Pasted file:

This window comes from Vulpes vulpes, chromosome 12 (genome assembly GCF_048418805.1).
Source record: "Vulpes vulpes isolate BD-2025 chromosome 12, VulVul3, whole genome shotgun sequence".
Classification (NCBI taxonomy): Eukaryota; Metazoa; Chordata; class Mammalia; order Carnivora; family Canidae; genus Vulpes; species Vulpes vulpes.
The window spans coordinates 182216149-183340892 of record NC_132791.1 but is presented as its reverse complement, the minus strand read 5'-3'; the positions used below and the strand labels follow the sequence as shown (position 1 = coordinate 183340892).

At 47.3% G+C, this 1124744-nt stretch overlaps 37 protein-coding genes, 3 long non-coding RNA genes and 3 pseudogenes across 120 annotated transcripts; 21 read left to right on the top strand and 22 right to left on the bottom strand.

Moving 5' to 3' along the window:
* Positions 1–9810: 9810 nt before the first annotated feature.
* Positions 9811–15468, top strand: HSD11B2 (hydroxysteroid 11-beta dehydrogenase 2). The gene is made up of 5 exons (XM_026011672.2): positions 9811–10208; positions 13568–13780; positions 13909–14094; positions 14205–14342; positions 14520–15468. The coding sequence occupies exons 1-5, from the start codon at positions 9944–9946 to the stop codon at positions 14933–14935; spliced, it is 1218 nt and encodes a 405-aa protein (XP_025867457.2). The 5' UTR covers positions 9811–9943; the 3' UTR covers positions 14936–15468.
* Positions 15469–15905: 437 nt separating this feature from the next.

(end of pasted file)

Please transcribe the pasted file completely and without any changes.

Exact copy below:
This window comes from Vulpes vulpes, chromosome 12 (genome assembly GCF_048418805.1).
Source record: "Vulpes vulpes isolate BD-2025 chromosome 12, VulVul3, whole genome shotgun sequence".
Classification (NCBI taxonomy): Eukaryota; Metazoa; Chordata; class Mammalia; order Carnivora; family Canidae; genus Vulpes; species Vulpes vulpes.
The window spans coordinates 182216149-183340892 of record NC_132791.1 but is presented as its reverse complement, the minus strand read 5'-3'; the positions used below and the strand labels follow the sequence as shown (position 1 = coordinate 183340892).

At 47.3% G+C, this 1124744-nt stretch overlaps 37 protein-coding genes, 3 long non-coding RNA genes and 3 pseudogenes across 120 annotated transcripts; 21 read left to right on the top strand and 22 right to left on the bottom strand.

Moving 5' to 3' along the window:
* Positions 1–9810: 9810 nt before the first annotated feature.
* Positions 9811–15468, top strand: HSD11B2 (hydroxysteroid 11-beta dehydrogenase 2). The gene is made up of 5 exons (XM_026011672.2): positions 9811–10208; positions 13568–13780; positions 13909–14094; positions 14205–14342; positions 14520–15468. The coding sequence occupies exons 1-5, from the start codon at positions 9944–9946 to the stop codon at positions 14933–14935; spliced, it is 1218 nt and encodes a 405-aa protein (XP_025867457.2). The 5' UTR covers positions 9811–9943; the 3' UTR covers positions 14936–15468.
* Positions 15469–15905: 437 nt separating this feature from the next.